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Building BRM into the Service Desk: A New IT Career Path?

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Like many people, when I started out in IT support I started out on a service desk. While I was excited about my new role, I understood that the service desk was like the “entry-level job” in IT and that in time, I too could graduate to a more advanced support role.

While the work was always different, there came a point where I began to get too comfortable in the service desk and started to feel the need to “get out of there” and into a more specialized role. For the most part, moving on meant that I would make the natural progression into a more senior technical role as a network specialist or systems analyst. For those who were more interested in the customer focus rather than the technical aspects of the role, it really felt as though they didn’t have a natural progression into a senior role.

With some exceptions we have looked at things in these sorts of tiers for quite some time. Maybe it’s time to take another look at what we are doing and ask ourselves some honest questions about how we serve others. Particularly the way we manage customer interactions and what that component brings to the table. In my opinion, one of the obstacles that IT faces in the future is getting away from strictly a technical capability and managing business expectations better. In some cases we could suggest that in the future the IT department will be merely a skill in a larger business sense.

Evolving the “Service” Aspect

We know when we are dealing with a customer service superstar. We leave the experience feeling satisfied, that any time spent on hold was worth the wait and not the other way around. So why not develop that into something that can facilitate a business and provider relationship?

Since we are looking to be better partners for our business, maybe we want to rethink the way we build and manage these teams. Would the model for our service desk be better suited to work within the confines of the business relationship management (BRM) function if one exists in the organization? If such a function doesn’t exist, would this be the first step into developing what the capability would look like?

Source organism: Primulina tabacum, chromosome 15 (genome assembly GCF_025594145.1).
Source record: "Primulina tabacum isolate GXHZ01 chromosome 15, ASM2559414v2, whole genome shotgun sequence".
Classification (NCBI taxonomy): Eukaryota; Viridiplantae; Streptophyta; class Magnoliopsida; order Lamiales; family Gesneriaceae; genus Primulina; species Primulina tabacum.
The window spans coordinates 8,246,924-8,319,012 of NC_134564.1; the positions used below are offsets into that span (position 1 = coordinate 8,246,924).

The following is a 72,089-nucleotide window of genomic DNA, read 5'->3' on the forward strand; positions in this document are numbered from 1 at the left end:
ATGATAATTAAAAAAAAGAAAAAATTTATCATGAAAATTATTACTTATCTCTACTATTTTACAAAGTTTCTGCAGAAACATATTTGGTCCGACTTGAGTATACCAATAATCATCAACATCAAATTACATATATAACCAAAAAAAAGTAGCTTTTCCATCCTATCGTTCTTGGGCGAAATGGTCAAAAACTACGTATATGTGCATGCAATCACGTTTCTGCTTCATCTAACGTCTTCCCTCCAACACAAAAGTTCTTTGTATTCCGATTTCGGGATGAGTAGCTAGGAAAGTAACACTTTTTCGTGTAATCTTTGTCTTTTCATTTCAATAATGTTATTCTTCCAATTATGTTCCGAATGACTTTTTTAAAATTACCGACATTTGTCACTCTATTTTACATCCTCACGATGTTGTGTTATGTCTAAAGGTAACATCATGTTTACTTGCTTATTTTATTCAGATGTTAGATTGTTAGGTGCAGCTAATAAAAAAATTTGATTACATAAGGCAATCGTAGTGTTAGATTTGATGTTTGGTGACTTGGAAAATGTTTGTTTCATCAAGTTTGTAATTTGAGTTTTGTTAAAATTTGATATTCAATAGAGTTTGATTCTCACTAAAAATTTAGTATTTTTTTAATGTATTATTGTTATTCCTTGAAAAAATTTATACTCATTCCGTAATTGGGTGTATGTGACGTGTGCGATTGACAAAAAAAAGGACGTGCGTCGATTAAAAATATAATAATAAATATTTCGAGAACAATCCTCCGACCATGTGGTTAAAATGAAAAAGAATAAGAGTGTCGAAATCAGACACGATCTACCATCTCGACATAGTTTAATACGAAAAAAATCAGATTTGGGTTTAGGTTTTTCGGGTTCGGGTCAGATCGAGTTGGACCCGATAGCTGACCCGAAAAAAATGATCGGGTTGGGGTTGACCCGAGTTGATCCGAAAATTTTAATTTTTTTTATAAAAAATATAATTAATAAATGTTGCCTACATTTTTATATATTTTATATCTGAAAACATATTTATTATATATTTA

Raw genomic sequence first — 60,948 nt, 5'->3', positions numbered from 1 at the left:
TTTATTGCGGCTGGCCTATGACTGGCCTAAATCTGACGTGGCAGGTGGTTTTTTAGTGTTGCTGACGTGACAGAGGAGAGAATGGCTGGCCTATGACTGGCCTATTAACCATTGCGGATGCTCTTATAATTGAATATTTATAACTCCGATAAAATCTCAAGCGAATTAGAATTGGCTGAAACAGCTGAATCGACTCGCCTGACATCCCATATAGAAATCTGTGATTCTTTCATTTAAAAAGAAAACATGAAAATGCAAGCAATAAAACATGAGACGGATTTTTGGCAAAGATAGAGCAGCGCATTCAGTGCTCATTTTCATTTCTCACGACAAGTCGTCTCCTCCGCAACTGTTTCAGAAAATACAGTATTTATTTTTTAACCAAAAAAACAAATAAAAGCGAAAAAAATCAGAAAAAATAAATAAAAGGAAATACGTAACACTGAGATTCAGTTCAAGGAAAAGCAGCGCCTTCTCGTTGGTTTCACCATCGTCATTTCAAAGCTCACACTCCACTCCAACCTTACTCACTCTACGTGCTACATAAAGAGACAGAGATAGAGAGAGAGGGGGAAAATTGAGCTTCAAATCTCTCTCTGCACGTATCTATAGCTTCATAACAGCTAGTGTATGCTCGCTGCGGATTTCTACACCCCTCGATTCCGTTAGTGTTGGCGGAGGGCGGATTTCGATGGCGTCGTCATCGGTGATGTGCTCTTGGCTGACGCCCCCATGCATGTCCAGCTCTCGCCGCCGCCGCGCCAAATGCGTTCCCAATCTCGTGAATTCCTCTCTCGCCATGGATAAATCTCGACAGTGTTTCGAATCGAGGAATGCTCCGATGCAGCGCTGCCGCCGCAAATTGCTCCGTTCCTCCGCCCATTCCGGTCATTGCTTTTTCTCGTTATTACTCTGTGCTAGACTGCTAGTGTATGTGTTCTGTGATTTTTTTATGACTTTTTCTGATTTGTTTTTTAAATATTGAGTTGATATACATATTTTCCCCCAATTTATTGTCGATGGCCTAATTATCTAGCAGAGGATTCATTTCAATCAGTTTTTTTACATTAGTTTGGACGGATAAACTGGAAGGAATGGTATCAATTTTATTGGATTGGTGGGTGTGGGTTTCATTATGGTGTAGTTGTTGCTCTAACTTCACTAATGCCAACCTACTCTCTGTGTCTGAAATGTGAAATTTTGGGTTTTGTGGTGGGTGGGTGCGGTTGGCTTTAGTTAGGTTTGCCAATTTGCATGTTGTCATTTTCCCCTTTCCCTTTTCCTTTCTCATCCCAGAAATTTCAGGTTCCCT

Since the BRM effectively looks to identify the needs of the business and ensure the services that we (IT for example) are providing are appropriate for their needs, maybe this might be a better long-term fit. The service desk gets a front row seat to see how the service works with our business firsthand. Because they are also the first point of contact, they are in a great position to grow into BRMs down the line by making relationships with the business from the start.

The keyword in the service desk is service, so it shouldn’t have to be said that staffing it with people who are customer-centric is likely going to improve the relations between IT and our business. The trick is to balance our service desk with people who can:

  • Talk with people on a level that extends past technology, and
  • Document what was discussed so that it can be shared within the team to understand the business.

While our service desk may have a great breadth of knowledge on the technology side, we need to give it some depth by looking into how to improve working relationships from their perspective. Having this well-rounded base of knowledge will ensure that our service desk is ready to handle any call it receives. This sounds like more than an entry-level job to me.

 

For more brilliant insights, check out Ryan’s blog: Service Management Journey

About Ryan Ogilvie

Ryan Ogilvie is a Service Management consultant in Calgary, Alberta with Blackfriar Consulting inc. While working with stakeholders to achieve their business outcomes is his main focus you can also catch his commentary on his blog – Service Management Journey. You can connect with him via the various links below.

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